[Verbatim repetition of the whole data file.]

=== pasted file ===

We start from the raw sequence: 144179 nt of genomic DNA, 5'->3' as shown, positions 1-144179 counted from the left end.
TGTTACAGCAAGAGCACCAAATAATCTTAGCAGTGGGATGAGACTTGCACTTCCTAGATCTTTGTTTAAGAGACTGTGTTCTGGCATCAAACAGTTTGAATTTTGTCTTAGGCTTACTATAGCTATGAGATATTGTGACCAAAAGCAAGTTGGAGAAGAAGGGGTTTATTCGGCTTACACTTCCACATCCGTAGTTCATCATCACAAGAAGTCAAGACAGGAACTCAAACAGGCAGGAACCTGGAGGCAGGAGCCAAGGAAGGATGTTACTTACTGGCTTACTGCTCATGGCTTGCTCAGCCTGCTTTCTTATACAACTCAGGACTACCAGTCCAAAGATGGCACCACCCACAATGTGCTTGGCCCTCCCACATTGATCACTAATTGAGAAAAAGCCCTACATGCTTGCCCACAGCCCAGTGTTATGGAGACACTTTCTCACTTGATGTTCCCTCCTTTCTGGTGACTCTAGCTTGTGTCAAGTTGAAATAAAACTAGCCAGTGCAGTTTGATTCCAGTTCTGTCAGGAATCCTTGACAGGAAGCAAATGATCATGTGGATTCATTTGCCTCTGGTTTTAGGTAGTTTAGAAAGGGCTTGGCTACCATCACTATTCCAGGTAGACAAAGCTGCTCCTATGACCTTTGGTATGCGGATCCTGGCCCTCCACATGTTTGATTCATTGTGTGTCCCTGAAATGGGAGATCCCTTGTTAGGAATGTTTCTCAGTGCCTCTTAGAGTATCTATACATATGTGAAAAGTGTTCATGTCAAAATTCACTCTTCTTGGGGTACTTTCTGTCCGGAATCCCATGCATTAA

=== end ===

We start from the raw sequence: 144179 nt of genomic DNA, 5'->3' as shown, positions 1-144179 counted from the left end.
TGTTACAGCAAGAGCACCAAATAATCTTAGCAGTGGGATGAGACTTGCACTTCCTAGATCTTTGTTTAAGAGACTGTGTTCTGGCATCAAACAGTTTGAATTTTGTCTTAGGCTTACTATAGCTATGAGATATTGTGACCAAAAGCAAGTTGGAGAAGAAGGGGTTTATTCGGCTTACACTTCCACATCCGTAGTTCATCATCACAAGAAGTCAAGACAGGAACTCAAACAGGCAGGAACCTGGAGGCAGGAGCCAAGGAAGGATGTTACTTACTGGCTTACTGCTCATGGCTTGCTCAGCCTGCTTTCTTATACAACTCAGGACTACCAGTCCAAAGATGGCACCACCCACAATGTGCTTGGCCCTCCCACATTGATCACTAATTGAGAAAAAGCCCTACATGCTTGCCCACAGCCCAGTGTTATGGAGACACTTTCTCACTTGATGTTCCCTCCTTTCTGGTGACTCTAGCTTGTGTCAAGTTGAAATAAAACTAGCCAGTGCAGTTTGATTCCAGTTCTGTCAGGAATCCTTGACAGGAAGCAAATGATCATGTGGATTCATTTGCCTCTGGTTTTAGGTAGTTTAGAAAGGGCTTGGCTACCATCACTATTCCAGGTAGACAAAGCTGCTCCTATGACCTTTGGTATGCGGATCCTGGCCCTCCACATGTTTGATTCATTGTGTGTCCCTGAAATGGGAGATCCCTTGTTAGGAATGTTTCTCAGTGCCTCTTAGAGTATCTATACATATGTGAAAAGTGTTCATGTCAAAATTCACTCTTCTTGGGGTACTTTCTGTCCGGAATCCCATGCATTAA